A Georgia special session to redraw congressional and legislative voting district maps ended Thursday with the final passage in the Georgia State House, sending the GOP-drawn maps to GOP Gov. Brian Kemp for his signature.
The wrangling is unlikely to end there, with those who brought the challenges that overturned the current maps likely to argue in court Georgia's Republican-controlled General Assembly has violated the federal court order that directed them to produce new maps.
The House Reapportionment and Redistricting Committee, with little debate, voted 9-4 on Wednesday to send the congressional map to the full House for a vote. The plan, which passed the state Senate 33-22 on Tuesday, seeks a wholesale reconfiguration of a suburban Atlanta district now represented by Rep. Lucy McBath, D-Ga.
Lawmakers were called into special session after U.S. District Judge Steve Jones ruled in October that Georgia's congressional, state Senate and state House maps violate federal law by diluting Black voting power. Jones mandated Black majorities in one additional congressional district, two additional state Senate districts and five additional state House districts. Jones instructed lawmakers to create the new congressional district on metro Atlanta's western side.
Republicans have already given final passage to a new state Senate map likely to retain Republicans' current 33-23 majority in that chamber, and a new House map that could cut the GOP majority there by one or two seats from the current 102-78 margin.
Republicans say the plans meet Jones' requirements to draw more majority-Black districts.
The committee rejected a Democrat proposal that would have likely cut the Republican congressional margin by one seat to 8-6, by forcing Rep. Andrew Clyde, R-Ga., to run against either Rep. Rich McCormick, R-Ga., or Rep. Mike Collins, R-Ga.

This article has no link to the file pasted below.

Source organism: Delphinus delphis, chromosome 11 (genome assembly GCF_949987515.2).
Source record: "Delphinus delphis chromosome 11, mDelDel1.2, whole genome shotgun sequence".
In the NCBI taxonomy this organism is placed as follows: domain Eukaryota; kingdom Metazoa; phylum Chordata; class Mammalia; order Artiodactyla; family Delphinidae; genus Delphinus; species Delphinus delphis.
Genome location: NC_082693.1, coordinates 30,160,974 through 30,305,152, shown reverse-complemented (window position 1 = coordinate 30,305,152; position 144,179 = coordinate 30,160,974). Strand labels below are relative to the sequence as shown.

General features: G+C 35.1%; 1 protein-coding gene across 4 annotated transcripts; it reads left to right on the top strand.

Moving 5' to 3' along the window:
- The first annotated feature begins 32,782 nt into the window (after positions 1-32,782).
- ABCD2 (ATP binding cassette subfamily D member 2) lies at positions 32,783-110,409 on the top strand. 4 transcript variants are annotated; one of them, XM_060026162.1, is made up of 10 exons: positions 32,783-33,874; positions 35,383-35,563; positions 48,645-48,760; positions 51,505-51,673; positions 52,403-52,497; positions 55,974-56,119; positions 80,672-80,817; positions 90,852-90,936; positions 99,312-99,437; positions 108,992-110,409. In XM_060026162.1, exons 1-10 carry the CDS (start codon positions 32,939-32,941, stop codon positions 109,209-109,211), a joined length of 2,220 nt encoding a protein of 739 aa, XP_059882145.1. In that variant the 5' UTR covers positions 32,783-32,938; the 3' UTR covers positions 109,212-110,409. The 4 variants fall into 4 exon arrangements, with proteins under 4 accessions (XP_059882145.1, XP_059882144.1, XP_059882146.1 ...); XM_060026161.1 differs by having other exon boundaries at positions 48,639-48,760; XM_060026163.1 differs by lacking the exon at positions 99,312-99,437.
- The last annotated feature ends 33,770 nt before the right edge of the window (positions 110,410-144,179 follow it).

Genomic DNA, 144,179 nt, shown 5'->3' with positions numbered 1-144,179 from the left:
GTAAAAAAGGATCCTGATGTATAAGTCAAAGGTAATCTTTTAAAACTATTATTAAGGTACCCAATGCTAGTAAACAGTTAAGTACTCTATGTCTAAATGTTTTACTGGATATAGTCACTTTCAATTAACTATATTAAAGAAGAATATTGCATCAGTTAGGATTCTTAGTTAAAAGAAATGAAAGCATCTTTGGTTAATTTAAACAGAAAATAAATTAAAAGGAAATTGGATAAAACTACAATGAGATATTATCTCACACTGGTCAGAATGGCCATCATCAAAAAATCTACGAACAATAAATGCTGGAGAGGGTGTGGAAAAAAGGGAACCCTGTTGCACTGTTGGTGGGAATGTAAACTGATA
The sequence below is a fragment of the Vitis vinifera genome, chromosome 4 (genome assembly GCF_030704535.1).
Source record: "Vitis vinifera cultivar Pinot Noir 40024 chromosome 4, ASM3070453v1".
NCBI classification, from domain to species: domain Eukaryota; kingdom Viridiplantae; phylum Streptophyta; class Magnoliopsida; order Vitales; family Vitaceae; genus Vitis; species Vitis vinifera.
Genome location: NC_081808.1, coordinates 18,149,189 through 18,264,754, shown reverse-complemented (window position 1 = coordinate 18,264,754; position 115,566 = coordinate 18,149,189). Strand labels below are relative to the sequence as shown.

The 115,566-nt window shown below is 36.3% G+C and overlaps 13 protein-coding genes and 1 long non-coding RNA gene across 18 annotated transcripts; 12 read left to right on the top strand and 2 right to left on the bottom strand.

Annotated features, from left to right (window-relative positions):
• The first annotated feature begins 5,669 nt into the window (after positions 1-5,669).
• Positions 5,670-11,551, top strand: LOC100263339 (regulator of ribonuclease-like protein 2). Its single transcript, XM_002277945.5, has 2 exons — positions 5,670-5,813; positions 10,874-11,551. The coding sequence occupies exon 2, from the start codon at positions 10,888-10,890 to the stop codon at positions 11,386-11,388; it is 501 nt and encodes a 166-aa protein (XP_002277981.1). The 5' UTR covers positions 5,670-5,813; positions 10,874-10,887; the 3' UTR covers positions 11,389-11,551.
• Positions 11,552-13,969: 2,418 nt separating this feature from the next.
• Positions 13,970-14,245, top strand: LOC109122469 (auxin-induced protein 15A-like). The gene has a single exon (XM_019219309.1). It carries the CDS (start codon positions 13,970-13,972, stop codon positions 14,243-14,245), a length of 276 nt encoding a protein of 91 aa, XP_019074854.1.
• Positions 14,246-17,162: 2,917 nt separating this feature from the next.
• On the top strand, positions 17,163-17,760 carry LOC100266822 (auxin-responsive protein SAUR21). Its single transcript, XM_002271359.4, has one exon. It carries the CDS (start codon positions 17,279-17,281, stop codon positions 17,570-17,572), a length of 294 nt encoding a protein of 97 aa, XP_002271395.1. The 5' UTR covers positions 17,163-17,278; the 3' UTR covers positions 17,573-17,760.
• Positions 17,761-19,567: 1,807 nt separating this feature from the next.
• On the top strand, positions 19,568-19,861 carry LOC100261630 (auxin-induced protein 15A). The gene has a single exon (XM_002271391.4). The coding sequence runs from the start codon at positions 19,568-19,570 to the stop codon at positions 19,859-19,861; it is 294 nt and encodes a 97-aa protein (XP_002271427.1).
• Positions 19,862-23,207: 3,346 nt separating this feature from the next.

Democrats object to Republicans' authority on drawing the map.
"They're still looking for power and not progress in the state of Georgia," House Minority Leader James Beverly, D-Macon, told The Associated Press.
The GOP congressional map creates a new majority-Black district in parts of Fulton, Douglas, Cobb, and Fayette counties on Atlanta's west side. But instead of targeting a Republican, it shifts McBath's current district into a district tailored for McCormick, stretching from Atlanta's northern suburbs into its heavily Republican northern mountains.
It is the second time in two years Republicans have targeted McBath, a gun control activist. McBath, who is Black, initially won election in a majority-white district in Atlanta's northern suburbs. Georgia Republicans in 2021 took that district, once represented by Republican House Speaker Newt Gingrich, and drew it into much more Republican territory. At the same time, they made another district more Democratic. McBath jumped into that district and beat Democratic incumbent Carolyn Bordeaux in a 2022 primary.
Jones could provide answers to whether he will accept Republican plans in short order. On Wednesday, saying "time is of the essence in this matter," he set a Dec. 20 hearing to consider the legislative maps. If Jones rejects any or all of them, he is likely to appoint a special master to draw maps on behalf of the court.
Newsmax writer Eric Mack contributed to this report.
Copyright 2024 The Associated Press. All rights reserved. This material may not be published, broadcast, rewritten or redistributed without permission.